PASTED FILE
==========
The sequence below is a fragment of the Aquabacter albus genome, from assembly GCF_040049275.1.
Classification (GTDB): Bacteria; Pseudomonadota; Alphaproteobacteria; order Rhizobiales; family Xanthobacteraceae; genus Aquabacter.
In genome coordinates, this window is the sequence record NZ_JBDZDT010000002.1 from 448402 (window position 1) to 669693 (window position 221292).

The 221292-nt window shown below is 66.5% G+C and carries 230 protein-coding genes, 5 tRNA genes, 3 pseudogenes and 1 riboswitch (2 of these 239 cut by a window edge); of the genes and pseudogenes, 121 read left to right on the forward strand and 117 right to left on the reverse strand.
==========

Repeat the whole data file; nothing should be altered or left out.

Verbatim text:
The sequence below is a fragment of the Aquabacter albus genome, from assembly GCF_040049275.1.
Classification (GTDB): Bacteria; Pseudomonadota; Alphaproteobacteria; order Rhizobiales; family Xanthobacteraceae; genus Aquabacter.
In genome coordinates, this window is the sequence record NZ_JBDZDT010000002.1 from 448402 (window position 1) to 669693 (window position 221292).

The 221292-nt window shown below is 66.5% G+C and carries 230 protein-coding genes, 5 tRNA genes, 3 pseudogenes and 1 riboswitch (2 of these 239 cut by a window edge); of the genes and pseudogenes, 121 read left to right on the forward strand and 117 right to left on the reverse strand.